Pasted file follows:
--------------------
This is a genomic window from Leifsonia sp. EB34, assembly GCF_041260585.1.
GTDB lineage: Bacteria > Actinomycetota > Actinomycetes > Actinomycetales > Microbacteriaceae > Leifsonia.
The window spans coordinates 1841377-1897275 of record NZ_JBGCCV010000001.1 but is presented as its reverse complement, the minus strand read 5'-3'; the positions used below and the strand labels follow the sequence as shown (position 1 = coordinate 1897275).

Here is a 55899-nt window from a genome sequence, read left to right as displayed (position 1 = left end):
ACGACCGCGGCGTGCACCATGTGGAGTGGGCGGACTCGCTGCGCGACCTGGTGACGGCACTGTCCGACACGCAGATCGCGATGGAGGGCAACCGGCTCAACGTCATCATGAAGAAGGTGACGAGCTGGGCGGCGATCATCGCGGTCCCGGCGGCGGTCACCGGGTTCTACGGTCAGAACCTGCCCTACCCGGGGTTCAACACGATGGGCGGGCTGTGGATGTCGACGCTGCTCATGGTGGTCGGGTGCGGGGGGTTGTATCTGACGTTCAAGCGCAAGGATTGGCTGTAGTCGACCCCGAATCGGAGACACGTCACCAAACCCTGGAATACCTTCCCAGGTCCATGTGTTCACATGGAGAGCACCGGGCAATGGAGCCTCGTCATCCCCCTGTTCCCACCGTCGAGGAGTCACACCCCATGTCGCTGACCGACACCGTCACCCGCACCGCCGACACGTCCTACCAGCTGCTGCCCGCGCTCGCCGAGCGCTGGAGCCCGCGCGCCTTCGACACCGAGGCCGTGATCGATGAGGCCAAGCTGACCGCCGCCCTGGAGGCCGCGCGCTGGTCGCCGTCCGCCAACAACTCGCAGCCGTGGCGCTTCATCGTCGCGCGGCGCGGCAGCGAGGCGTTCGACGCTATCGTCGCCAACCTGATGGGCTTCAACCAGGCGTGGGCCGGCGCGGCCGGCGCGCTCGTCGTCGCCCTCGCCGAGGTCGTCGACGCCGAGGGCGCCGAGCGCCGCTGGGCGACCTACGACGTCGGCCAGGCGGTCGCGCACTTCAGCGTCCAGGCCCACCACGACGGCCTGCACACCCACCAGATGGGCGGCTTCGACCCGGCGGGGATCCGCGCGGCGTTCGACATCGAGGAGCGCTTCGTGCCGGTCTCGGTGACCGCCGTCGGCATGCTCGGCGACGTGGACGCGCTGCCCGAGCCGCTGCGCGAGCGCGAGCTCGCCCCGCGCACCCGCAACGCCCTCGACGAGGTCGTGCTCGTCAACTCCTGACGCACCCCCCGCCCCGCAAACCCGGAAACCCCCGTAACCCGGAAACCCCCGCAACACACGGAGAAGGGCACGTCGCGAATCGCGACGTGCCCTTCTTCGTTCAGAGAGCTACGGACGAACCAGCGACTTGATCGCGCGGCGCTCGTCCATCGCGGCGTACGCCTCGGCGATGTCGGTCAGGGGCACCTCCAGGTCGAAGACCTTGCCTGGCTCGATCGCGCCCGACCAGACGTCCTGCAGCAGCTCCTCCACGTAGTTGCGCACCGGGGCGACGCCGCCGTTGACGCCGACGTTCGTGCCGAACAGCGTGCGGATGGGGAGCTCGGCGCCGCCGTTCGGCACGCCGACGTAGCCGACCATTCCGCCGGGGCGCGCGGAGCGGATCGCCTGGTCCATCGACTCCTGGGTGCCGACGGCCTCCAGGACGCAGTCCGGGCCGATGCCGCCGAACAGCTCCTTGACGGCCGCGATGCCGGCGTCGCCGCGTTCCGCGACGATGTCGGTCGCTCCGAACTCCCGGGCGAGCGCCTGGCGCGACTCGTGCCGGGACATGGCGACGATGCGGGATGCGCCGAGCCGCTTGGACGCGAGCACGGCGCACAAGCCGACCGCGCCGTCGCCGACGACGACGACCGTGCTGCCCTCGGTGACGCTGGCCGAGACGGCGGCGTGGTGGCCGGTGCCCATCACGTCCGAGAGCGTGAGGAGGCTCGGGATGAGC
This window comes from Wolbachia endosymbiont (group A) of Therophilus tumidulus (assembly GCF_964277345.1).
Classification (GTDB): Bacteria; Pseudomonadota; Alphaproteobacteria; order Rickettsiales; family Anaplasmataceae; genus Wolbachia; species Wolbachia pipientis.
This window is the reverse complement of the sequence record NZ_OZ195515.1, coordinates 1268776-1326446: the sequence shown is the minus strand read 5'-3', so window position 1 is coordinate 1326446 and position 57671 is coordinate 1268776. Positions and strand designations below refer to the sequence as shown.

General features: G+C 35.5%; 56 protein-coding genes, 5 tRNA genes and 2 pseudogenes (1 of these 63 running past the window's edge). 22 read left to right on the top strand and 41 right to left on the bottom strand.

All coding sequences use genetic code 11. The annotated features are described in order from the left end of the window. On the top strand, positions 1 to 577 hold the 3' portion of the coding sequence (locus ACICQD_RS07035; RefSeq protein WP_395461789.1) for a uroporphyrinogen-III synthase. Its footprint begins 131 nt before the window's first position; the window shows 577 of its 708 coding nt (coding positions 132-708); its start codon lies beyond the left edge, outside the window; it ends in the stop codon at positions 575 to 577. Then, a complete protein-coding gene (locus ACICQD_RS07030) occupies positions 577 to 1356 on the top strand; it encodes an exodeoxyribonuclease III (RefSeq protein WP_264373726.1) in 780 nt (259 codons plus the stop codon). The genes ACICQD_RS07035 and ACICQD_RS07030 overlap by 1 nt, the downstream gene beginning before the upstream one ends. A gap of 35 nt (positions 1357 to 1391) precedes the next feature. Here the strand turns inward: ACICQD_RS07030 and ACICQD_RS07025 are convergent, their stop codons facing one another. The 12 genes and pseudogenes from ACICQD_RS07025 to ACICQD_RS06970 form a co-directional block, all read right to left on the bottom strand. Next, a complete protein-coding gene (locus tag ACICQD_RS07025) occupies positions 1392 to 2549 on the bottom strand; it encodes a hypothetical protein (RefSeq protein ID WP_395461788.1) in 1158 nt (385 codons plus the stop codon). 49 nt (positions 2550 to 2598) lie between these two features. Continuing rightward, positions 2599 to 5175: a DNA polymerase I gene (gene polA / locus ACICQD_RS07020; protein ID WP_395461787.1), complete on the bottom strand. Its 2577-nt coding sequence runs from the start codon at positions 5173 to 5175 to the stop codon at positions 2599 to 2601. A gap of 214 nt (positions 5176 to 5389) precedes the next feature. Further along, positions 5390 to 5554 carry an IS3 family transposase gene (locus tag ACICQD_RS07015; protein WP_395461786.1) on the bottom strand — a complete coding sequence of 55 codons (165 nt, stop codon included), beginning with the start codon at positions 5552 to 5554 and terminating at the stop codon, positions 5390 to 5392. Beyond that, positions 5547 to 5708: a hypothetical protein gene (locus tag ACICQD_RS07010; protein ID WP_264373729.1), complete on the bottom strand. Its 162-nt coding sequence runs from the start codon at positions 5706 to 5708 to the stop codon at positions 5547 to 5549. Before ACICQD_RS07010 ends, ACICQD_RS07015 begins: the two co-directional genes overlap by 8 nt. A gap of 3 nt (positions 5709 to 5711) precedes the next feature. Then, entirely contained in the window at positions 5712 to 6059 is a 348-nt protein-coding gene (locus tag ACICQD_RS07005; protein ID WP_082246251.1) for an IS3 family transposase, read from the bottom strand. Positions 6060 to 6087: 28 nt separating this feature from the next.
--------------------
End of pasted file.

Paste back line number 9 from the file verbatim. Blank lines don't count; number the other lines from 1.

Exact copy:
General features: G+C 35.5%; 56 protein-coding genes, 5 tRNA genes and 2 pseudogenes (1 of these 63 running past the window's edge). 22 read left to right on the top strand and 41 right to left on the bottom strand.